[TIP] testing: why bother?

Jamu Kakar jkakar at kakar.ca
Sat Mar 26 06:24:27 PDT 2011

Hi Alfredo,

On Wed, Mar 23, 2011 at 2:06 PM, Alfredo Deza <alfredodeza at gmail.com> wrote:
> I am about to give a presentation about testing in a couple of days and the
> audience is in its majority a
> "we do not write tests" one :(
> If you had to name the single most important reason why you need to write
> tests (or keep up with them) what
> would that reason be?
> You can reply with multiple ones, but I am interested in the one you think
> is *the* mot important one.
> One thing to consider though is to think about the problem from their
> perspective: "Why do I need to write tests?"
> I want to make a dent in that crippled thinking!
> I also posted the question in Convore but not everybody is in there, plus I
> know that I get the best quality
> testing-related answers here :)
> Any feedback is *greatly* appreciated!

It's too late for your talk, obviously, but unless I missed something
in the thread, no one mentioned my primary reason for doing TDD:

It's the fastest way to develop software.

My goal is to write software that is:

- Reliable

- Fast

- Easy for my users to use (and, per the above, something they can
  trust and take delight in)

- Easy for me and other programmers to understand and change

- Fun (for everyone)

TDD helps me achieve these goals because I end up with:

- Better design (actually, I'm not sure it's that as much as I avoid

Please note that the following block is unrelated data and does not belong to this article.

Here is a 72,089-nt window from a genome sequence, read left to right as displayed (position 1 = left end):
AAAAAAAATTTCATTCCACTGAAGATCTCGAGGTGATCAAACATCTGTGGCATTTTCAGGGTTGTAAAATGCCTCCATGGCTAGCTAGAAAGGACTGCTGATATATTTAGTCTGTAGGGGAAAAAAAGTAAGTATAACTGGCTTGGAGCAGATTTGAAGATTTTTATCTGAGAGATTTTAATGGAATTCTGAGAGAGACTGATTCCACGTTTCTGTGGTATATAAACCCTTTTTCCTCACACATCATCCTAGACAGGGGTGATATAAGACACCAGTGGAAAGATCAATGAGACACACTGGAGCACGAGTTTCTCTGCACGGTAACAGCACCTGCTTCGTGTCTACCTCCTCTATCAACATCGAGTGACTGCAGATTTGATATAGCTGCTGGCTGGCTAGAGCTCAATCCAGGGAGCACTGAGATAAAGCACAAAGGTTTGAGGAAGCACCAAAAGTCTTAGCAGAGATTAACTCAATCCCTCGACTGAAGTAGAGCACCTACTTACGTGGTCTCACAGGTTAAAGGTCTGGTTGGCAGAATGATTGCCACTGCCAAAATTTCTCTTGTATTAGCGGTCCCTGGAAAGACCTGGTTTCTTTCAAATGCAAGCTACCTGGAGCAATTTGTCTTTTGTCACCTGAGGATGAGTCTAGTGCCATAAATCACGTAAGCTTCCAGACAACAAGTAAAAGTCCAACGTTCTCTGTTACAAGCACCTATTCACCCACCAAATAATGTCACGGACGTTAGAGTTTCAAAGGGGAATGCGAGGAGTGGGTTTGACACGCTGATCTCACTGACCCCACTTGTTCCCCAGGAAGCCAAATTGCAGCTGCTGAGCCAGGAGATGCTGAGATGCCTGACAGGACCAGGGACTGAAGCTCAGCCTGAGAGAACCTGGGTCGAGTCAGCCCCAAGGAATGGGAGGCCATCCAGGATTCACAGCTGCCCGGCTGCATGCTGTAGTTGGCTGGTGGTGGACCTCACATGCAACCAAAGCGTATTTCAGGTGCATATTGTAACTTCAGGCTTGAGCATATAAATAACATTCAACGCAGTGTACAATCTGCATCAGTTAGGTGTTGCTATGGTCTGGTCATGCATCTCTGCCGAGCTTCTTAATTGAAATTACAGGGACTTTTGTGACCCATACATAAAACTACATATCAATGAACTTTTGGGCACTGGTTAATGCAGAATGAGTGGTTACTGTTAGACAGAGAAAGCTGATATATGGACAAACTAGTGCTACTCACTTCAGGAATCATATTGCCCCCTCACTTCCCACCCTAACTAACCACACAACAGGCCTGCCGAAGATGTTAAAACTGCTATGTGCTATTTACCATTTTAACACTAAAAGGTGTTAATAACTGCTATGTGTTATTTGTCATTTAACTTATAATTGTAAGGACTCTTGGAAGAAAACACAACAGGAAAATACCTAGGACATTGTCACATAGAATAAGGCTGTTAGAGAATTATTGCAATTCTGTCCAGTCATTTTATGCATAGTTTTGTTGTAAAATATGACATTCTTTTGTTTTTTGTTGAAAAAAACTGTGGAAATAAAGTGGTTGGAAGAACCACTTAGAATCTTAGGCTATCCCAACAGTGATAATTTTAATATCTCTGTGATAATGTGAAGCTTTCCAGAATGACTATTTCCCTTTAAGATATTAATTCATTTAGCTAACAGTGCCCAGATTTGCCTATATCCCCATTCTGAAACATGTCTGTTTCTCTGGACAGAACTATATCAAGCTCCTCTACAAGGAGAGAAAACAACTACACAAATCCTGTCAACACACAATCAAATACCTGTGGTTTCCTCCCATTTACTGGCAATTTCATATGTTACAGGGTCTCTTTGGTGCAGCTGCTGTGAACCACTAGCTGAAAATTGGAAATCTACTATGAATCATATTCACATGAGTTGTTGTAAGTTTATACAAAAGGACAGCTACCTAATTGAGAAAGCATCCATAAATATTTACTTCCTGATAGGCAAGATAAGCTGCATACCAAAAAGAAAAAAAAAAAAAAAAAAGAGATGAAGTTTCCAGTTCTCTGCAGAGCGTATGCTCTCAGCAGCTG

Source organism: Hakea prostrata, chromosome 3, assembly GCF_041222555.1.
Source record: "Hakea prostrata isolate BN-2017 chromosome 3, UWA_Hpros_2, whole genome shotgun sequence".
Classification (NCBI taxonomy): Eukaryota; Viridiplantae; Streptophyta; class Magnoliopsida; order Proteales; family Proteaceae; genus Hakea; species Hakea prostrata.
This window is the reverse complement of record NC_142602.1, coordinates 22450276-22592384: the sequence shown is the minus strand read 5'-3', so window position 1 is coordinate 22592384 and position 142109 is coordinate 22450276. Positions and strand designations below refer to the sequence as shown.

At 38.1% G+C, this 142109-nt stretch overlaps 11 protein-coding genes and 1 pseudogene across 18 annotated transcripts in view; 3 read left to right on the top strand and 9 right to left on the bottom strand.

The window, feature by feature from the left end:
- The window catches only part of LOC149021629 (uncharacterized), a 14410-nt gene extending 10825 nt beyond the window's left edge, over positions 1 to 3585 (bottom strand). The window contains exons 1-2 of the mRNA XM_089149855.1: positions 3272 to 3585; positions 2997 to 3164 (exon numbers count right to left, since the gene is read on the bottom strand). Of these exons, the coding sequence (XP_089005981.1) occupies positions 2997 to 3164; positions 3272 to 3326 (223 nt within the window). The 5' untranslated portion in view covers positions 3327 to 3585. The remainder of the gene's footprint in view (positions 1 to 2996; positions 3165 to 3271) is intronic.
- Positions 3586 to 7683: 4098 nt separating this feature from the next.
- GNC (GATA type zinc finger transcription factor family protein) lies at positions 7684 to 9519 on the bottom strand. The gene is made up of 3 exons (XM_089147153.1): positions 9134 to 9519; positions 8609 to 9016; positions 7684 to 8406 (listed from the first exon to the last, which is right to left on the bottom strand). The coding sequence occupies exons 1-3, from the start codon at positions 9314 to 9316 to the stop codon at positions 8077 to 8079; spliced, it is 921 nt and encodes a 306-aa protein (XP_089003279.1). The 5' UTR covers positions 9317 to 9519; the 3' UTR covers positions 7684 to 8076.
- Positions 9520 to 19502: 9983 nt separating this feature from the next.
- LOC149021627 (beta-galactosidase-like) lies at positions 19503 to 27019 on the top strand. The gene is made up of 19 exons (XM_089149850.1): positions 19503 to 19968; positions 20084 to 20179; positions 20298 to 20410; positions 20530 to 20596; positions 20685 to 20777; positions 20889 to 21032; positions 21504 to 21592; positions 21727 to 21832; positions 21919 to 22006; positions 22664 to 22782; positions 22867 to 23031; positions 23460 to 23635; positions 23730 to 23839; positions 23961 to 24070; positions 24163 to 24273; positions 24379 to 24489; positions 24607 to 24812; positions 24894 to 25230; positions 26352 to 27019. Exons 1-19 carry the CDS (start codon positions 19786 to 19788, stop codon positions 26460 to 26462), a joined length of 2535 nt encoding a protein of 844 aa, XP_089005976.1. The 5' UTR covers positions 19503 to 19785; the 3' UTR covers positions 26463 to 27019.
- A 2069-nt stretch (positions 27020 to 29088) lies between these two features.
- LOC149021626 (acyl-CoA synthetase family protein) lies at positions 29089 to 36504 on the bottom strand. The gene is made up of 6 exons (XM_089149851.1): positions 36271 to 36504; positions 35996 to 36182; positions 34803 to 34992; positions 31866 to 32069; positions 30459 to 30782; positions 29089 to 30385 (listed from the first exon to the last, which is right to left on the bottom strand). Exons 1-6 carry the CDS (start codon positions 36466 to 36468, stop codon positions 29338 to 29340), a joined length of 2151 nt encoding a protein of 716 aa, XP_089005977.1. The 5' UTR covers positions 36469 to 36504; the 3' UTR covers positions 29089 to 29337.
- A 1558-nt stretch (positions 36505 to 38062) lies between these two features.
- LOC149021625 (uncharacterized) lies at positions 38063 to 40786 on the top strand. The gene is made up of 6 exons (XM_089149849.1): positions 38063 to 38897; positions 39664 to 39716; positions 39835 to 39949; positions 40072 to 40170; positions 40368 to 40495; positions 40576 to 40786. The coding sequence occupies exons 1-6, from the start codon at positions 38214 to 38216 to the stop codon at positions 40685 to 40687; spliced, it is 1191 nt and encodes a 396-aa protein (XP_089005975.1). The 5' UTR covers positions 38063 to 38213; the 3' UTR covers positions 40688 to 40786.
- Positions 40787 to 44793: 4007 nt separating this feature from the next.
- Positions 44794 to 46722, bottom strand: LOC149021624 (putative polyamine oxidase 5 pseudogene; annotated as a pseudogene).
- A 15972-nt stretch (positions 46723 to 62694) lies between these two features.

bad designs, because I often realize they're bad before I've written
  a bunch of code).

- Consistent velocity.  When I have a good test suite I rarely get
  into a situation where I lose many hours (or days) trying to debug a
  problem.  This is a big part of "fastest way to develop software".
  It doesn't matter if I can write a few functions faster now, without
  tests, if I can't sustain it over time.  My experience has taught me
  that I struggle to sustain a high level of productivity without

- The ability to experiment and refactor confidently.

- A consistent feeling of achievement that makes the whole process
  more engaging and more fun.

I could go on, but the basic point is that I haven't found a way to
meet my goals any more quickly than by using TDD.  If I could do less
and move faster to achieve my goals, I would, but I haven't figured
out what that looks like yet.  Perhaps better programming languages
will reduce/remove the need for testing in the future.


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